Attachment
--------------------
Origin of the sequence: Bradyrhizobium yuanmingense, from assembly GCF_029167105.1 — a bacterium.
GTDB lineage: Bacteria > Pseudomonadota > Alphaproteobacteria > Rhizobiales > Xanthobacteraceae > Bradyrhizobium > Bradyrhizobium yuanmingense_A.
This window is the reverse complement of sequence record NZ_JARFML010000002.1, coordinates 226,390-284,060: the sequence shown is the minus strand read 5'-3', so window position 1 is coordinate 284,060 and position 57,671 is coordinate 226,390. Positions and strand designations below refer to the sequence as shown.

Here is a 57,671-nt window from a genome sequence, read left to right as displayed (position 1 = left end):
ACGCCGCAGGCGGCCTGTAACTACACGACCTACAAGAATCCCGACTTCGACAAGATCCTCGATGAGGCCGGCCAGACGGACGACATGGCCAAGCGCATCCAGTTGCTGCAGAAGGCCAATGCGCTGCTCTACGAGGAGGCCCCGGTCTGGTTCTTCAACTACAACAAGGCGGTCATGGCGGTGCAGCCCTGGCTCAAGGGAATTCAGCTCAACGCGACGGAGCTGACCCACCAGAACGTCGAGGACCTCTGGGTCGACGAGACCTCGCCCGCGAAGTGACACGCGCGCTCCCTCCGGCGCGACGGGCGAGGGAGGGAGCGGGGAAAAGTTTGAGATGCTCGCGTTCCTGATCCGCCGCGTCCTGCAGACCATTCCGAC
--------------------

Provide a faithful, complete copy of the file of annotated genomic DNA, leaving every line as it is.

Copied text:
Origin of the sequence: Bradyrhizobium yuanmingense, from assembly GCF_029167105.1 — a bacterium.
GTDB lineage: Bacteria > Pseudomonadota > Alphaproteobacteria > Rhizobiales > Xanthobacteraceae > Bradyrhizobium > Bradyrhizobium yuanmingense_A.
This window is the reverse complement of sequence record NZ_JARFML010000002.1, coordinates 226,390-284,060: the sequence shown is the minus strand read 5'-3', so window position 1 is coordinate 284,060 and position 57,671 is coordinate 226,390. Positions and strand designations below refer to the sequence as shown.

Here is a 57,671-nt window from a genome sequence, read left to right as displayed (position 1 = left end):
ACGCCGCAGGCGGCCTGTAACTACACGACCTACAAGAATCCCGACTTCGACAAGATCCTCGATGAGGCCGGCCAGACGGACGACATGGCCAAGCGCATCCAGTTGCTGCAGAAGGCCAATGCGCTGCTCTACGAGGAGGCCCCGGTCTGGTTCTTCAACTACAACAAGGCGGTCATGGCGGTGCAGCCCTGGCTCAAGGGAATTCAGCTCAACGCGACGGAGCTGACCCACCAGAACGTCGAGGACCTCTGGGTCGACGAGACCTCGCCCGCGAAGTGACACGCGCGCTCCCTCCGGCGCGACGGGCGAGGGAGGGAGCGGGGAAAAGTTTGAGATGCTCGCGTTCCTGATCCGCCGCGTCCTGCAGACCATTCCGAC